Ominous court ruling for users - supplier exclusion clauses upheld

It’s of course common for IT suppliers to have an exclusion clause in contracts to protect them from claims from users after a serious failure.

The clause usually says that the supplier is not in any circumstances liable for loss of business, loss of profits, loss of anticipated savings, loss of or damage to data, third party claims or any consequential loss. Sometimes the clauses are challenged in court.

Now a Court of Appeal ruling suggests that suppliers can have confidence in correctly-framed exclusions of financial loss. 

Shadbolt Law says in its latest technology law update that the ruling means users will have the choice of either attempting to amend the standard exclusion clause significantly and/or taking out appropriate insurance in order to cover any potential irrecoverable losses. On the Court of Appeal ruling Shadbolt Law says:

“The ruling continues a striking trend in which the courts have been keen to enforce standard contractual exclusion/limitation clauses which have been freely entered into between the parties, reversing the prior approach of the courts.

“For suppliers, the decision is undoubtedly good news and means that correctly framed exclusions of financial loss can be relied upon with confidence whilst, for their clients, it means that users will have the choice of either attempting to amend the standard clause significantly and/or taking out appropriate insurance in order to cover any potential irrecoverable losses.

“Businesses need to pay close attention to the following factors which are relevant to the issue of reasonableness and validity of limitation/exclusion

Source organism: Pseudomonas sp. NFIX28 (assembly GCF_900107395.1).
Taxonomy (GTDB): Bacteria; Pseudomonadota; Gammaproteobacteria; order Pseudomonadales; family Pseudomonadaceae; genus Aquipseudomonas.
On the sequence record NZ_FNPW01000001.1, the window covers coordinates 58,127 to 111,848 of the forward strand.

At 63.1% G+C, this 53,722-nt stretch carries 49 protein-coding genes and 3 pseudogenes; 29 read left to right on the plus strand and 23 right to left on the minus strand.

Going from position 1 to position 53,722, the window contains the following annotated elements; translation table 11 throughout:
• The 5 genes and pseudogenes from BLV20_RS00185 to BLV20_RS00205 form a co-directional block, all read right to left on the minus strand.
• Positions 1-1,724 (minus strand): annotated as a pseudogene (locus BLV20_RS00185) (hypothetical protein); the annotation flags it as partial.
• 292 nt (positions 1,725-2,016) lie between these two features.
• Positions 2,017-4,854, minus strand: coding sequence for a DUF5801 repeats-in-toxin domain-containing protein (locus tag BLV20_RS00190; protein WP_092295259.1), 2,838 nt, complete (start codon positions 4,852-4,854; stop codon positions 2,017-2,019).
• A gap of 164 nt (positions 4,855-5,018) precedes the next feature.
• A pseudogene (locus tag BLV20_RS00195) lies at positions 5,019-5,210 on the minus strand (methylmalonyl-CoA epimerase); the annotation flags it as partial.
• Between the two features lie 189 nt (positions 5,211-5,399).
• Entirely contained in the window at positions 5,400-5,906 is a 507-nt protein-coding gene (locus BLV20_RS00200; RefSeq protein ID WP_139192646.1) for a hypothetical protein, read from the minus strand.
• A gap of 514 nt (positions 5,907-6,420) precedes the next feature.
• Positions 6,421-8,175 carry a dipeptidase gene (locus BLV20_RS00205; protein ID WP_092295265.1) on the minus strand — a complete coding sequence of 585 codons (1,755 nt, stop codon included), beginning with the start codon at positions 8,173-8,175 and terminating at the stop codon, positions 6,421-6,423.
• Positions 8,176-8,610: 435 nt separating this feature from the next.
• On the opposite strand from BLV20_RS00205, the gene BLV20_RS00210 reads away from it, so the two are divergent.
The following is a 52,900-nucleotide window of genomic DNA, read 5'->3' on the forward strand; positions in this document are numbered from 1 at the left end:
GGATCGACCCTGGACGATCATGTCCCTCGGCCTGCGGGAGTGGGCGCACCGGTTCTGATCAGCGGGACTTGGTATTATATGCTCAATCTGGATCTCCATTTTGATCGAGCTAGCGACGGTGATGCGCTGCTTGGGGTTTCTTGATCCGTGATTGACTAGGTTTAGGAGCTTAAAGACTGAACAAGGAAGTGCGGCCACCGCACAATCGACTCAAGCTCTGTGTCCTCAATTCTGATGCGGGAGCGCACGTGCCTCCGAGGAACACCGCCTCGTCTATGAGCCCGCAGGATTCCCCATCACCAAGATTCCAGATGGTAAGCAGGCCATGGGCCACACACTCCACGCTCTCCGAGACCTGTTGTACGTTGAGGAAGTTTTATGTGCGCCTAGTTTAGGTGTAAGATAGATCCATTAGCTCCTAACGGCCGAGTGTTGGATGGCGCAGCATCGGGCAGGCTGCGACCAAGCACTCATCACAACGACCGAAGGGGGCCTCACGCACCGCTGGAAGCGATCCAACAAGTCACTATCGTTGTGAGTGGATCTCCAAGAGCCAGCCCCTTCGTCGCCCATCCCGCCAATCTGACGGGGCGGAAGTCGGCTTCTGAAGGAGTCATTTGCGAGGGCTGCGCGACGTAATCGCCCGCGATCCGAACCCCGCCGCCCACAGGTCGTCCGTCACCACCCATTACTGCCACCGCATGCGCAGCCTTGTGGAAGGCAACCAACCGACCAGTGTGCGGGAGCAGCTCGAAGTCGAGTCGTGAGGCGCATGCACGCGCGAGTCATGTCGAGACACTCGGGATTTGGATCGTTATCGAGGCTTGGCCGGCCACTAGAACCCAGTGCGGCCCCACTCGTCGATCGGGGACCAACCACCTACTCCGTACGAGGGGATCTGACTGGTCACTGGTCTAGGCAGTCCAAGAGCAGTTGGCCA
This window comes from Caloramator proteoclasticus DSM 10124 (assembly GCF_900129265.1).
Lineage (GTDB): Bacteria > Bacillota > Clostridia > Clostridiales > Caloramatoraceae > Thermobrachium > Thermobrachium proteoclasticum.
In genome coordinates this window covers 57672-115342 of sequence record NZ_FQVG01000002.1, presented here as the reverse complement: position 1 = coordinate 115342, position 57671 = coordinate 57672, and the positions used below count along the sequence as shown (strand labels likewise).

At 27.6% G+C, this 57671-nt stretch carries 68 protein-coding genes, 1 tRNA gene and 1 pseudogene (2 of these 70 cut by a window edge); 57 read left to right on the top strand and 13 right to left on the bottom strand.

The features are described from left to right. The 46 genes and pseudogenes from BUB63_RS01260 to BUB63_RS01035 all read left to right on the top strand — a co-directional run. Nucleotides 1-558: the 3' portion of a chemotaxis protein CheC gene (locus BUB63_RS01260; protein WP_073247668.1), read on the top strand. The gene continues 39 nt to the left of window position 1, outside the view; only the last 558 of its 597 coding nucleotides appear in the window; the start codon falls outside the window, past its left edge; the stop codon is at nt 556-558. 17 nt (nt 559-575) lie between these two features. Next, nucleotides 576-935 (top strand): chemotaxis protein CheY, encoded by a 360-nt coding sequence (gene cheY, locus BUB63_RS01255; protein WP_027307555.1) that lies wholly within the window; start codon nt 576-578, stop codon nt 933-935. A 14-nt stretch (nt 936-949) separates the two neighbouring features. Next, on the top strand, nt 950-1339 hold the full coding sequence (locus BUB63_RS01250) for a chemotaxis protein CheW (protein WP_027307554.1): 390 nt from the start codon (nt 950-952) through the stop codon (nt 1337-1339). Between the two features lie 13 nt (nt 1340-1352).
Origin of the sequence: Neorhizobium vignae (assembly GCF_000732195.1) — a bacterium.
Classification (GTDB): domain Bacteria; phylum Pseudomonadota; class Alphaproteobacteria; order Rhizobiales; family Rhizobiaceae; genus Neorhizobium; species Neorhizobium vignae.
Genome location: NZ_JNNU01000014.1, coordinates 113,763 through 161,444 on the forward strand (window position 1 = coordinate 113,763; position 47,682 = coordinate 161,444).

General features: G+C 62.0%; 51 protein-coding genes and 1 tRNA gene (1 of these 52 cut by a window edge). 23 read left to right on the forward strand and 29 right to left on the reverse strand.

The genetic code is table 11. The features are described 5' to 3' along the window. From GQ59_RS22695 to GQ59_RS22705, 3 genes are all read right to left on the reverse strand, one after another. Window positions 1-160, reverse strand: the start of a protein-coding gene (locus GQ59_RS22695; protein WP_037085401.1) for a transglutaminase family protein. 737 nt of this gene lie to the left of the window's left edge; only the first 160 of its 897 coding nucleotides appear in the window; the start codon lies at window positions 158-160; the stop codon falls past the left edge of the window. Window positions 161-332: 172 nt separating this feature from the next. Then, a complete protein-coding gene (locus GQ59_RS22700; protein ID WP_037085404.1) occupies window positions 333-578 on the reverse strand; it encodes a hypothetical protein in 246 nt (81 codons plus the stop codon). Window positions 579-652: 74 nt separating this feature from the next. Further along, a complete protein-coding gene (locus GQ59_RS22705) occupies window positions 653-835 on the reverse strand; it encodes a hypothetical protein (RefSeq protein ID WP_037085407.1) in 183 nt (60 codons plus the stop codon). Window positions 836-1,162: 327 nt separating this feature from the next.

clauses:
• equality of bargaining power: the courts are reluctant to find that there is inequality between business organisations, even where the disparity in size and resources is significant;
• practice/behaviour of the claimant: the courts are placing increasing emphasis on whether the claimant has also used similar exclusion/limitation clauses to those which it is challenging and whether the claimant actively challenged the clause in
negotiations;
• remedies: parties drafting exclusion/limitation clauses should not be over-zealous and attempt to expressly exclude all causes of action, as this  approach is likely to be counter productive;
• insurance: the CA [Court of Appeal] suggested that it would normally be easier for the user to take out relevant insurance than for the supplier to do so – if the courts
continue to take this general view, it could amount to a “presumption” in favour of the validity of an exclusion/limitation clause;
• drafting: the decision reinforces that parties should have separate clauses which (i) exclude indirect or consequential loss and (ii) limit liability for all other types of loss; this facilitates the argument in favour of severing any unreasonable and invalid clauses, leaving the others intact.”

The court’s ruling was over a case, Regus (UK) versus Epcot Solutions which was brought after the failure of air conditioning equipment. The Appeal Court ruled that Regus’s exclusion clause was reasonable after a trial judge said it wasn’t.

Link:

Shadbolt – its website

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